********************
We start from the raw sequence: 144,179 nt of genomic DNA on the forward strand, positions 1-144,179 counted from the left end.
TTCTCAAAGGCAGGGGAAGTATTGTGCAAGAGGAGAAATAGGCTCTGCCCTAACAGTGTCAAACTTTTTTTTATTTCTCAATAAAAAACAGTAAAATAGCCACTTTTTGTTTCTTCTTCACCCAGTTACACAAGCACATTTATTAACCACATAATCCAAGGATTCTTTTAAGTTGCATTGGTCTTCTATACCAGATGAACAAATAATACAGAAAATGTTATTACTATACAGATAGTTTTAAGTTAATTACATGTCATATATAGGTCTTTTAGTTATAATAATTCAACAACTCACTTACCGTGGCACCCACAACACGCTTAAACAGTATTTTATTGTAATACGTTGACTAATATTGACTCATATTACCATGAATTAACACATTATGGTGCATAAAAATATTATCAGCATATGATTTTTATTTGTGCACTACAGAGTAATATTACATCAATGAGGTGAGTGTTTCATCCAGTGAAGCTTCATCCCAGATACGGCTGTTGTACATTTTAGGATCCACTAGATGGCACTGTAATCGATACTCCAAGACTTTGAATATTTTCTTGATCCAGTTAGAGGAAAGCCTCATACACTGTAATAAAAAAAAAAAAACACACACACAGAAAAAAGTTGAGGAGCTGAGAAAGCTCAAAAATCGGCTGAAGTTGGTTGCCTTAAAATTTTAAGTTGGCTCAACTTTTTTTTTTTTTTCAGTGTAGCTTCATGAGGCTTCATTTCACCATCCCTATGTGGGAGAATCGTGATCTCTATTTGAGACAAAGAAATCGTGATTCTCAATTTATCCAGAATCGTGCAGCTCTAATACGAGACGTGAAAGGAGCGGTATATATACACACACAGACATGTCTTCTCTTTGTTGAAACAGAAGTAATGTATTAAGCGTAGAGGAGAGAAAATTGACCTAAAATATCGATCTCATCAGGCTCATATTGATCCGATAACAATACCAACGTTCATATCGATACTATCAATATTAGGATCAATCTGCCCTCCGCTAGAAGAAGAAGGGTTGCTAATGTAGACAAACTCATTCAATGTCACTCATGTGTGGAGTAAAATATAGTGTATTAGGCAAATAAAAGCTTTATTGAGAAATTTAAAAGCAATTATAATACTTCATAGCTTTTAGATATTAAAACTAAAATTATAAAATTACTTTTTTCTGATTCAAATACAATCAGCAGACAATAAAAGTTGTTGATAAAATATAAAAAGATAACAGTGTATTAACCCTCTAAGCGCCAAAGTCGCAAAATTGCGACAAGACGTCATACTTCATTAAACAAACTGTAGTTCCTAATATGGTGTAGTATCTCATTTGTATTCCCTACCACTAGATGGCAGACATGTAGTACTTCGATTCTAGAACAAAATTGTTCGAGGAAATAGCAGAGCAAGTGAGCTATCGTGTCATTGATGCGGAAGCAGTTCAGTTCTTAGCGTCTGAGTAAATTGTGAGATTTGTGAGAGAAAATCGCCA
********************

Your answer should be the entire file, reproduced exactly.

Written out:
We start from the raw sequence: 144,179 nt of genomic DNA on the forward strand, positions 1-144,179 counted from the left end.
TTCTCAAAGGCAGGGGAAGTATTGTGCAAGAGGAGAAATAGGCTCTGCCCTAACAGTGTCAAACTTTTTTTTATTTCTCAATAAAAAACAGTAAAATAGCCACTTTTTGTTTCTTCTTCACCCAGTTACACAAGCACATTTATTAACCACATAATCCAAGGATTCTTTTAAGTTGCATTGGTCTTCTATACCAGATGAACAAATAATACAGAAAATGTTATTACTATACAGATAGTTTTAAGTTAATTACATGTCATATATAGGTCTTTTAGTTATAATAATTCAACAACTCACTTACCGTGGCACCCACAACACGCTTAAACAGTATTTTATTGTAATACGTTGACTAATATTGACTCATATTACCATGAATTAACACATTATGGTGCATAAAAATATTATCAGCATATGATTTTTATTTGTGCACTACAGAGTAATATTACATCAATGAGGTGAGTGTTTCATCCAGTGAAGCTTCATCCCAGATACGGCTGTTGTACATTTTAGGATCCACTAGATGGCACTGTAATCGATACTCCAAGACTTTGAATATTTTCTTGATCCAGTTAGAGGAAAGCCTCATACACTGTAATAAAAAAAAAAAAACACACACACAGAAAAAAGTTGAGGAGCTGAGAAAGCTCAAAAATCGGCTGAAGTTGGTTGCCTTAAAATTTTAAGTTGGCTCAACTTTTTTTTTTTTTTCAGTGTAGCTTCATGAGGCTTCATTTCACCATCCCTATGTGGGAGAATCGTGATCTCTATTTGAGACAAAGAAATCGTGATTCTCAATTTATCCAGAATCGTGCAGCTCTAATACGAGACGTGAAAGGAGCGGTATATATACACACACAGACATGTCTTCTCTTTGTTGAAACAGAAGTAATGTATTAAGCGTAGAGGAGAGAAAATTGACCTAAAATATCGATCTCATCAGGCTCATATTGATCCGATAACAATACCAACGTTCATATCGATACTATCAATATTAGGATCAATCTGCCCTCCGCTAGAAGAAGAAGGGTTGCTAATGTAGACAAACTCATTCAATGTCACTCATGTGTGGAGTAAAATATAGTGTATTAGGCAAATAAAAGCTTTATTGAGAAATTTAAAAGCAATTATAATACTTCATAGCTTTTAGATATTAAAACTAAAATTATAAAATTACTTTTTTCTGATTCAAATACAATCAGCAGACAATAAAAGTTGTTGATAAAATATAAAAAGATAACAGTGTATTAACCCTCTAAGCGCCAAAGTCGCAAAATTGCGACAAGACGTCATACTTCATTAAACAAACTGTAGTTCCTAATATGGTGTAGTATCTCATTTGTATTCCCTACCACTAGATGGCAGACATGTAGTACTTCGATTCTAGAACAAAATTGTTCGAGGAAATAGCAGAGCAAGTGAGCTATCGTGTCATTGATGCGGAAGCAGTTCAGTTCTTAGCGTCTGAGTAAATTGTGAGATTTGTGAGAGAAAATCGCCA